As Germany found itself on the defensive, and as the Panzer III in its late-production form could not fight the T-34 or KV-1/KV-2 tanks on an equal footing, tank development began to centre on improving and standardising on the Panzer IV (which had a much more capable 75 mm gun) pending entry into service of the newer Panther and Tiger I tanks, and the Panzer III eventually lost favour with Army generals and tankers alike.


Panzer III production largely ended during 1943, but the chassis continued to be manufactured in order to supplement Sturmgeschutz III production. Limited numbers of the tank were still in service on the Western Front in the closing months of the war, although Panzer IVs and Panthers were found in much greater numbers within France and the Low Countries (the Tiger I and II were at times a very rare sight on the Western Front, most being deployed in the East).



TANK SPECIFICATIONS (Panzer III L, source: English Wikipedia):

Length – 5.56 metres (18 feet, 3 inches)
Width – 2.90 metres (9 feet, 6 inches)
Height – 2.5 metres (8 feet, 2 inches)
Crew – 5 (commander, gunner, loader, driver, radio operator, bow MG gunner)
Weight: 23 tonnes (25.4 short tons)


Engine: 12-cylinder Maybach HL 120 TRM petrol engine, 300 PS (220 kW) at 3000 rpm
Transmission: ZF SSG 77 6-speed manual w/ reverse
Armour: 50 millimetres all-around, with 20 mm standoff armour on frontal turret and hull plates
Armament: 50 millimetre KwK 39 cannon
Maximum speed: ~40 km/h (25 mph), 20 km/h (12 mph)

Pros and Cons



·         Mobility: The Panzer III in all its variants is a bit more agile than the Panzer IV in manoeuvre combat. And this was an intended outcome; German pre-war armoured doctrine gave the Panzer III the anti-armour job, and the Panzer IV the infantry support job (akin to how anti-armour work was delegated to TDs and infantry support to Shermans in the US army). The Panzer III is capable of 40 km/h on most surfaces and is a bit quicker off the mark, although there are very few situations where the tank will be capable of hitting its advertised top speed of 53 km/h; sixth gear is very long and the Panzer III will struggle to gain any speed there (note: the late model Panzer IIIs are only about 100 kg lighter than the Panzer IV F2 and use the same powerplant).

·         (Somewhat) Better concealment: The Panzer III is not as tall and long as the Panzer IV, allowing it to be considerably less of an easy target compared to its big brother. It is still an average-size target but concealment is a bit easier to do with this shorter, smaller vehicle.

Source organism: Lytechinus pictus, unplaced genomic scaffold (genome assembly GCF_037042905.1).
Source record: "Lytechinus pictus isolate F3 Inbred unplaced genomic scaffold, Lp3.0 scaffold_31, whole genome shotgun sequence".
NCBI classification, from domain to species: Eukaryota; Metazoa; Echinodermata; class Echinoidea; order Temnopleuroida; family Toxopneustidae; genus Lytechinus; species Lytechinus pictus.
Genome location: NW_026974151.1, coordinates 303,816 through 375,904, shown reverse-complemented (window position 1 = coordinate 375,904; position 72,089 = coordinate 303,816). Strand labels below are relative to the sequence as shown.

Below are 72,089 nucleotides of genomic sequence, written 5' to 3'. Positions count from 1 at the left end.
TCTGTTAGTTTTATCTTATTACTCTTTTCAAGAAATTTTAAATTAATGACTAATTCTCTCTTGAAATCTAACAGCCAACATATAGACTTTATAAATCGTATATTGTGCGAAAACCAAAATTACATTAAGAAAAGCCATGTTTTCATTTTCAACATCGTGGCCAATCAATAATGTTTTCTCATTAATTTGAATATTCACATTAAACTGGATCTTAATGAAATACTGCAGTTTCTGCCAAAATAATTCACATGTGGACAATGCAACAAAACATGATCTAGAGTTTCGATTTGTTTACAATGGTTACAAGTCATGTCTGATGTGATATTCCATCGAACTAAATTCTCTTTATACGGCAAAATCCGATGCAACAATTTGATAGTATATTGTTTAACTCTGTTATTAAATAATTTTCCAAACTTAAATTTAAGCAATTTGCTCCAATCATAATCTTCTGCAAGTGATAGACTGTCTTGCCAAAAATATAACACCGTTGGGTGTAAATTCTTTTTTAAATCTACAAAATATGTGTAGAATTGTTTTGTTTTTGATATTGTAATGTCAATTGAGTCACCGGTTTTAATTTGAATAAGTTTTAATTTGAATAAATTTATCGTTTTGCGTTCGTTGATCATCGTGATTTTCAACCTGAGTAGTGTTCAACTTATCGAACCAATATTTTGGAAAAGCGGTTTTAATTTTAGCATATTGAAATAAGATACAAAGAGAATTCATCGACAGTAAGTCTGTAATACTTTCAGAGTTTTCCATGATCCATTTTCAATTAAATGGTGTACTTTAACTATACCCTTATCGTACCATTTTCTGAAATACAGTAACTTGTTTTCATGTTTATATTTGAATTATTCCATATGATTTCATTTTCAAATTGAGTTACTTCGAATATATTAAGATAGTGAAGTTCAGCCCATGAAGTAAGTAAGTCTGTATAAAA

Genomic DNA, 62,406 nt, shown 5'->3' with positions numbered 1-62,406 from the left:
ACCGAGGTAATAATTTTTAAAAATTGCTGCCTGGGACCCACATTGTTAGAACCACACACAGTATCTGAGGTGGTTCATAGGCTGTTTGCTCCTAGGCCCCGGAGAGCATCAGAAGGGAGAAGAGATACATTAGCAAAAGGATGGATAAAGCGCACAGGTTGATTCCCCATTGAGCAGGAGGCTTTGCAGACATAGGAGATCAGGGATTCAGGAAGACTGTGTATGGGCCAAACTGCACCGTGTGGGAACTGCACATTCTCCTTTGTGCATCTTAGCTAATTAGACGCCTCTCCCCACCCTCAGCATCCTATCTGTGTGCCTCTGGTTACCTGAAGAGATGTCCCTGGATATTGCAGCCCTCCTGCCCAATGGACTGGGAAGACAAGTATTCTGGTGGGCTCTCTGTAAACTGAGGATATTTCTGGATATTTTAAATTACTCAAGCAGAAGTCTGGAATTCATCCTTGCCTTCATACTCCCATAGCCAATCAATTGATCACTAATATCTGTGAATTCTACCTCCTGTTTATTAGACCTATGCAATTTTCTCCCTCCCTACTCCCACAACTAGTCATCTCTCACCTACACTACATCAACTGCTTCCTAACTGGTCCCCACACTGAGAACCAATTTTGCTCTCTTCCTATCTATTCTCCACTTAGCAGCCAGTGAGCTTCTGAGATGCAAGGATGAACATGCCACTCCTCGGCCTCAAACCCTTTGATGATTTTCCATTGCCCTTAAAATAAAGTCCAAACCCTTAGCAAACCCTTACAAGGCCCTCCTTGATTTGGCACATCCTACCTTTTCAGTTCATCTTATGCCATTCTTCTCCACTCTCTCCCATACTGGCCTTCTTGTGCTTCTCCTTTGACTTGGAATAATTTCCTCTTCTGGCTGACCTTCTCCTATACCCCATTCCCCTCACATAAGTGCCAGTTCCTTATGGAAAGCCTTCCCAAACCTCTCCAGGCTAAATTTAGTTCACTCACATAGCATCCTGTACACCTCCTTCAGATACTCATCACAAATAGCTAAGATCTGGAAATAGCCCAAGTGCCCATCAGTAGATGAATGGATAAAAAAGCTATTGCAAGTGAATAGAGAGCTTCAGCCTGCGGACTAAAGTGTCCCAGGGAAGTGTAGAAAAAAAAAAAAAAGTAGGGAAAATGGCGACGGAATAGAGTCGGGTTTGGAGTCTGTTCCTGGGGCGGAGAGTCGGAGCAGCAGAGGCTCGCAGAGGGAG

·         A faster firing gun: Thanks to the smaller 50 mm gun found on most models, the Panzer III enjoys a rather quick firing gun, by medium tank standards. The long-barrel KwK 39 fitted to the Pz III J1 onwards can reload an astonishing 2.8 seconds faster than the KwK 40 fitted to late production Panzer IVs; this can make or break some tank combat scenarios where seconds matter, but obviously the long 50 does not enjoy the sheer firepower that the long 75 Pz IVs have.

·         Battle rating: The long-50 Panzer IIIs’ battle rating of 3.0 (J1) to 3.3 (L, M) is a fairly good fit, even though their guns can be a bit disappointing. Most foes at its BR can be dealt with one way or another, but there are a fair few difficult targets that they will face in their BR bracket, most notably T-34s, early KV tanks, and Churchills.


·         Weak armament: All variants of the Panzer III suffer from the same problem: armament that is weak. The long-barrel 50 mm is a hit and miss gun for a variety of reasons. It is adequate against most medium tanks at its tier, particularly if you aim for side armour or turret weakspots, but it lacks penetration against strong spots of most of its foes; it will have trouble penetrating the turret armour of both Cromwells (though it will easily OHKO or cripple most cruiser tanks if you aim for their hull armour), the sloped frontal armour of T-34s, T-50s (the T-34’s little light tank brother) and Shermans, and the frontal armour of M10s and Achilles. It also struggles badly against heavy tanks – particularly KV tanks, which will easily eat the Panzer III for breakfast, lunch and dinner combined with their powerful armament.

The long-barrel Panzer IIIs do get APCR rounds – but everyone knows that APCR only works effectively against flat or 90 degree angle surfaces, and even then, APCR’s effectiveness can be no better than APHE at times. Despite this, with some patience and smarts, APCR can be used to overcome tricker foes – even the fearsome KV-1s and KV-2s – if you aim in the right spot and play smart. (Most KV-family tanks, as well as Churchills, have very flat armour profiles, so a well-aimed shot at their turret will most likely KO their gunners – giving you time to reload and go for another shot at them – or it will ammo rack them, which will in most cases give you the kill and a chance to brag about killing a heavy tank with the mediocre German 50 mm gun.)

·         Armour: The Panzer III is lightly armoured for its BR bracket. Shermans and both Cromwells have much thicker turret armour, and the T-34’s armour – despite nominally being 5 mm less thick than that of the Panzer III J1 (12 mm less than the L and M models) – is quite difficult to penetrate with light armament due to the insane frontal sloping that is a design trademark of said tank family. The Panzer III L, M and N variants receive an extra 20 mm of standoff armour on top of the frontal turret and hull armour plates, which is of some use, but overall these tanks are still well and truly outmatched by the thick 80 mm of armour that the later model Panzer IVs (G/H/J/Befehlswagen) have available. Despite this the Panzer III L and M both are capable of soaking up a considerable heap of punishment from their foes, like their better-armoured Panzer IV brothers.